xxxxxThe French writer Émile Zola gained his first notable success with his novel Thérèse Raquin of 1867, a grim story of passion and murder, but it was his series of 20 novels known as Les Rougon-
ÉMILE ZOLA 1840 -
Zola: by the French painter Édouard Manet (1832-
xxxxxThe French novelist and social reformer Émile Zola came to prominence as a writer with his Thérèse Raquin of 1867, a grim story of passion and murder. Four years later, following the end of the Franco-
xxxxxZola was born in Paris, the son of Francesco Zola, an Italian civil engineer, and Émile Aubert, the daughter of a glazier. When he was three years old the family moved to Aix-
xxxxxIn 1868 Zola conceived the idea of a series of novels, similar to Balzac’s The Human Comedy, but seen as a vehicle for his interest in genetics and psychological analysis. Unfortunately for him the Franco-
xxxxxHe called this new approach to fiction naturalism, an extension of realism which, in order to meet the needs of a pseudo-
xxxxxFollowing the publication of L’Assommoir in 1878 -
xxxxxZola’s later works, such as the trilogy The Three Cities (1894-
xxxxxZola’s novels -
xxxxxIt would seem that Zola died of a tragic accident in 1902, killed by fumes from a bedroom fire, though many at the time believed that the chimney was deliberately blocked by anti-
xxxxxIncidentally, Zola’s wife Alexandrine, whom he married in 1870, survived him. His two children, Denise and Jacques, were the product of his long affair with his wife’s housemaid Jeanne Rozerot, who became his mistress in 1888. This photograph of her was taken by Zola himself. He became a keen photographer towards the end of his life. ……
xxxxx…… Because of his close friendship with Cézanne, Zola became a staunch supporter of Impressionism, and got to know a number of the movement’s leading members. He frequently visited the Café Guerbois, where they met, and in 1866, as a freelance journalist, he wrote a series of articles praising the works of Édouard Manet and Claude Monet, and criticising the narrow mindedness of the Salon’s selection committee. Two years later, to show his gratitude, Manet painted Zola’s portrait (illustrated above), shown at the Salon of 1868. In 1886, however, his friendship with the Impressionists came to an abrupt end. His novel of that year, The Masterpiece, contained a far from sympathetic portrayal of the Bohemian life of a typical painter, and this offended a number of his artist friends, including Cézanne.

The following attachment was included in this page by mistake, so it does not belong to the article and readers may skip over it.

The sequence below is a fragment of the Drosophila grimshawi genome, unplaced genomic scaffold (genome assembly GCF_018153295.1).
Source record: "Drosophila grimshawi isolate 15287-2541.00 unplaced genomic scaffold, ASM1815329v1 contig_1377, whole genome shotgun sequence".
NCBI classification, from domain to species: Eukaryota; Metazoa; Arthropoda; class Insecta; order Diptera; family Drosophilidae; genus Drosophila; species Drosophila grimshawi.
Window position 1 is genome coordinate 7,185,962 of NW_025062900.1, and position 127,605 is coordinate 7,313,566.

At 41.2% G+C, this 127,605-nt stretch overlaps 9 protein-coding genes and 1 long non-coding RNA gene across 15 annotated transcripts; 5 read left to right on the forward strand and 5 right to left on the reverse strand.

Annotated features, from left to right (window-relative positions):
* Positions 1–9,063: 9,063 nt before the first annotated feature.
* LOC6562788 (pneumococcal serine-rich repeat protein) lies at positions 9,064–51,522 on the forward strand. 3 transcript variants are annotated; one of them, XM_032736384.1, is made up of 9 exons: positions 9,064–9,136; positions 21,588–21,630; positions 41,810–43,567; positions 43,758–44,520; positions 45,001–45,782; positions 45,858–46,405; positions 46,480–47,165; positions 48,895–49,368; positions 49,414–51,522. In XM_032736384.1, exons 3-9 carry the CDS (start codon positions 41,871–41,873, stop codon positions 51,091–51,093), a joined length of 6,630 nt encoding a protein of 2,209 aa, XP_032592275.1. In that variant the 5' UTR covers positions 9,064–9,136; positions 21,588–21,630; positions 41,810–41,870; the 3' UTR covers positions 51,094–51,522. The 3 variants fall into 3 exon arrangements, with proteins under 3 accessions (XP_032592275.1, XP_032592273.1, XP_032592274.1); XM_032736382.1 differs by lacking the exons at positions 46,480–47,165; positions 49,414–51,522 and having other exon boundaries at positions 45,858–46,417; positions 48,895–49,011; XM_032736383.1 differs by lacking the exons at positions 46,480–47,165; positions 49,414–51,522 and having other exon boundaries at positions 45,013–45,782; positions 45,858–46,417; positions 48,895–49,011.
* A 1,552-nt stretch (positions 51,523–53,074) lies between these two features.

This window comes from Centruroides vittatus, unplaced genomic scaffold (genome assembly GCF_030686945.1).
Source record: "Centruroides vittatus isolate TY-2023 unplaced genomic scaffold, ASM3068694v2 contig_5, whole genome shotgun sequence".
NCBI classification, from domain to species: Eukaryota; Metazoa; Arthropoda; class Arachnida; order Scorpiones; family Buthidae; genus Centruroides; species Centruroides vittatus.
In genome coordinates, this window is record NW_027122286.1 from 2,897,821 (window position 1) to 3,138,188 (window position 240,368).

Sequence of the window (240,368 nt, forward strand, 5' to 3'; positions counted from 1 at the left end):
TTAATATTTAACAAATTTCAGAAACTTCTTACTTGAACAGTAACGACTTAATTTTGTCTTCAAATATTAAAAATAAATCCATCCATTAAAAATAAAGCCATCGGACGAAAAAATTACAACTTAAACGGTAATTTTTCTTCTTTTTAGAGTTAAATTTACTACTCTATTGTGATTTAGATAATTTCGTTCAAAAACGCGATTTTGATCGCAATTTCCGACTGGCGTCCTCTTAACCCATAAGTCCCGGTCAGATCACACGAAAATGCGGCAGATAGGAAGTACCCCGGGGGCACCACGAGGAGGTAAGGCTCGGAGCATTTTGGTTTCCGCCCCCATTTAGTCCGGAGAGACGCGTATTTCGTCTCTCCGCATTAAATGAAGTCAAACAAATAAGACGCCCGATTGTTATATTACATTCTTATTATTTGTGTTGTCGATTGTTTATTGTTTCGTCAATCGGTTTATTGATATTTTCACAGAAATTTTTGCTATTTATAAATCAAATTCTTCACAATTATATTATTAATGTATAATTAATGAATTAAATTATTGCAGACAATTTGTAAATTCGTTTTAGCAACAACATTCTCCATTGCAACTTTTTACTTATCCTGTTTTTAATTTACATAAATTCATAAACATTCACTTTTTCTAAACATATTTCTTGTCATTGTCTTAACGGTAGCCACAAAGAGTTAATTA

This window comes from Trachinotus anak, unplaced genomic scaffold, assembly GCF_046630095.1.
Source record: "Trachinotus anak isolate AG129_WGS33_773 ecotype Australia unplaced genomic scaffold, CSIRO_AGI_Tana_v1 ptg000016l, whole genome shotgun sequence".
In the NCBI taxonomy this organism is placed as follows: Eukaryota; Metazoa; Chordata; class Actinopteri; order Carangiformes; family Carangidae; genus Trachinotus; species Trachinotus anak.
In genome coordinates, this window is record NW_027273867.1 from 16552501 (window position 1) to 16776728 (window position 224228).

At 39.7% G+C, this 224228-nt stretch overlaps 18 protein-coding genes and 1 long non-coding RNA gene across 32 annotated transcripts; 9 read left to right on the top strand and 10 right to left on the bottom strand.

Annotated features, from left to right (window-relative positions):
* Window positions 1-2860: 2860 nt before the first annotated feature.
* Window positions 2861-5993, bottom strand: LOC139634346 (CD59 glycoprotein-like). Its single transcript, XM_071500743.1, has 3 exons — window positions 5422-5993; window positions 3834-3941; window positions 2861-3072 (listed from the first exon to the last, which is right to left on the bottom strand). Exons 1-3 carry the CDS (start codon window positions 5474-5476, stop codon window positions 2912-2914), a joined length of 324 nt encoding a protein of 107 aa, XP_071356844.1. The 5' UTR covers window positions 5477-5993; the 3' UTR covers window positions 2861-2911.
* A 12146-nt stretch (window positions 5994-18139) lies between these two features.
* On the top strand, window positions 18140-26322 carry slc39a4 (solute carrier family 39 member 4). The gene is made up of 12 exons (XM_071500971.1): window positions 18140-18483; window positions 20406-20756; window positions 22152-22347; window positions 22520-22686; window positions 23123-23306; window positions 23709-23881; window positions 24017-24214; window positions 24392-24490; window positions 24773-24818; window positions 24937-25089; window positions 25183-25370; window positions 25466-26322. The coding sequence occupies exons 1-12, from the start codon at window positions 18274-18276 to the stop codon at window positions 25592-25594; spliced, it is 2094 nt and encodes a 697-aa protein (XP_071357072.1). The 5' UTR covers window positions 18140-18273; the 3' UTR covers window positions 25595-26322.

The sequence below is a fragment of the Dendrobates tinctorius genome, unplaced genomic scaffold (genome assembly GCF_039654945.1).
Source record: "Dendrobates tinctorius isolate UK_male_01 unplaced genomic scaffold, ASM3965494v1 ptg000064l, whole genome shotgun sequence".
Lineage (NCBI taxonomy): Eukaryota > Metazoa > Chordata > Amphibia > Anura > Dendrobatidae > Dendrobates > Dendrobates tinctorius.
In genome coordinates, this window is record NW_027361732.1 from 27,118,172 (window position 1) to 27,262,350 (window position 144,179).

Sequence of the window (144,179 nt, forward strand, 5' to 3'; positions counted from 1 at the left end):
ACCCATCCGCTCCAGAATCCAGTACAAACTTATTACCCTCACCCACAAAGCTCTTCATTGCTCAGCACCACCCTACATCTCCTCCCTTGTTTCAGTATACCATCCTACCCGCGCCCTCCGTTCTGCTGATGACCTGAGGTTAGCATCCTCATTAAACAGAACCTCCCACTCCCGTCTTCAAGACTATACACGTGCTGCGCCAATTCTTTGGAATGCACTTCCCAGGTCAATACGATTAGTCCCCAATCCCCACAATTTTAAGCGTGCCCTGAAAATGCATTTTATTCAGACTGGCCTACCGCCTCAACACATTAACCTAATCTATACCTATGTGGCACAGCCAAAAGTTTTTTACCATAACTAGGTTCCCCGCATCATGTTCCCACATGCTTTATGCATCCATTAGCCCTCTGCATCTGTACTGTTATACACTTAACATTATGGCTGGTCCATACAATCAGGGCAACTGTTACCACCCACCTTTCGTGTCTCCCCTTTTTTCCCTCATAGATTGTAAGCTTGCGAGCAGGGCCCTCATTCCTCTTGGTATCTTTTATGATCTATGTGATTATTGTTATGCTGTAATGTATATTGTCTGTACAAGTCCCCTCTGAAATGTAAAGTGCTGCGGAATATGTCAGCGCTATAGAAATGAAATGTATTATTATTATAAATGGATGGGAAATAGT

xxxxxThe French decadent novelist Joris-
xxxxxA contemporary French writer who was a friend of Émile Zola and knew him well, was the decadent novelist and art critic Joris-
xxxxxHis first publication of note, his Dish of Spices of 1874 -
xxxxxBut by 1883, Huysmans’ disgust and distaste for modern life, and his deep pessimism brought a change in direction. Utterly bored with his existence, and finding Zola’s “naturalism” shallow and restrictive, he produced his Against the Grain (À rebours) the following year, and put himself firmly in the French Decadent Movement. Its hero, the Duc Jean des Esseintes -
xxxxxEventually Huysmans found “salvation” by a return to faith. After dabbling with Satanism and the occult in his The Damned (Là-
xxxxxApart from his work as a novelist, Huysmans was also a recognised art critic, and gained fame with his two books, Modern Art in 1883 and Certains in 1889. And, like Zola, he was, from the beginning, a strong supporter of the Impressionist movement and a severe critic of the Salon de Paris. He was also one of the founders of the Goncourt Academy, established in 1903 to encourage French literature, and served as its first president. Apart from Zola, Huysmans numbered among his friends and acquaintances the French writers Gustave Flaubert, Edmond Goncourt and Guy de Maupassant, and the French poets Paul Verlaine and Stéphane Mallarmé.
xxxxxIncidentally, Huysmans served for a while in the Franco-
xxxxx…… Huysmans’ novel The Damned (a study of Satanism) had the dubious distinction of being cited during the trial of Oscar Wilde in 1895. It was then referred to as a “sodomitical” book. And it also played a part in Wilde’s novel The Picture of Dorian Gray, being known there as the “poisonous” yellow book.